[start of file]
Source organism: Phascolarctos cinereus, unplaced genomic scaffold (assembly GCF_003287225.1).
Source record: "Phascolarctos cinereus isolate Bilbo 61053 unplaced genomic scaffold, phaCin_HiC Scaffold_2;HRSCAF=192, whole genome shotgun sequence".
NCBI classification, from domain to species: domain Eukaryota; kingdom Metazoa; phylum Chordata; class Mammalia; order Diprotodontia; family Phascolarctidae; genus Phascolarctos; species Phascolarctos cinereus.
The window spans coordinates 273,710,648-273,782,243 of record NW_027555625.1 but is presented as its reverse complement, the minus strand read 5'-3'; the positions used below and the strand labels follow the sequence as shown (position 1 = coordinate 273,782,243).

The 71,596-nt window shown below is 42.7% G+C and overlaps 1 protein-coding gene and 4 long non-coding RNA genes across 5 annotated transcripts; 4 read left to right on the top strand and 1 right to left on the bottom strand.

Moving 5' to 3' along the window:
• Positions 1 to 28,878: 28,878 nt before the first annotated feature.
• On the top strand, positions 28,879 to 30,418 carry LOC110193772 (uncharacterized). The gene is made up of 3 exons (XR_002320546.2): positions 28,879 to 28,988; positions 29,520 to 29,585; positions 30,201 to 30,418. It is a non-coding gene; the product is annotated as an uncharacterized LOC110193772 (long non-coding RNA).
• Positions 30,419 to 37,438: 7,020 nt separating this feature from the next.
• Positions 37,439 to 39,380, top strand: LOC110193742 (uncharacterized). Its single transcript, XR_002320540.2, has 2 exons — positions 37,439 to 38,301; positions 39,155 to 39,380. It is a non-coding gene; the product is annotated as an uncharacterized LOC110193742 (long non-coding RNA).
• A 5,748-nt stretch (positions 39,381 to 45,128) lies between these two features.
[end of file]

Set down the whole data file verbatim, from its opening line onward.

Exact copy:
Source organism: Phascolarctos cinereus, unplaced genomic scaffold (assembly GCF_003287225.1).
Source record: "Phascolarctos cinereus isolate Bilbo 61053 unplaced genomic scaffold, phaCin_HiC Scaffold_2;HRSCAF=192, whole genome shotgun sequence".
NCBI classification, from domain to species: domain Eukaryota; kingdom Metazoa; phylum Chordata; class Mammalia; order Diprotodontia; family Phascolarctidae; genus Phascolarctos; species Phascolarctos cinereus.
The window spans coordinates 273,710,648-273,782,243 of record NW_027555625.1 but is presented as its reverse complement, the minus strand read 5'-3'; the positions used below and the strand labels follow the sequence as shown (position 1 = coordinate 273,782,243).

The 71,596-nt window shown below is 42.7% G+C and overlaps 1 protein-coding gene and 4 long non-coding RNA genes across 5 annotated transcripts; 4 read left to right on the top strand and 1 right to left on the bottom strand.

Moving 5' to 3' along the window:
• Positions 1 to 28,878: 28,878 nt before the first annotated feature.
• On the top strand, positions 28,879 to 30,418 carry LOC110193772 (uncharacterized). The gene is made up of 3 exons (XR_002320546.2): positions 28,879 to 28,988; positions 29,520 to 29,585; positions 30,201 to 30,418. It is a non-coding gene; the product is annotated as an uncharacterized LOC110193772 (long non-coding RNA).
• Positions 30,419 to 37,438: 7,020 nt separating this feature from the next.
• Positions 37,439 to 39,380, top strand: LOC110193742 (uncharacterized). Its single transcript, XR_002320540.2, has 2 exons — positions 37,439 to 38,301; positions 39,155 to 39,380. It is a non-coding gene; the product is annotated as an uncharacterized LOC110193742 (long non-coding RNA).
• A 5,748-nt stretch (positions 39,381 to 45,128) lies between these two features.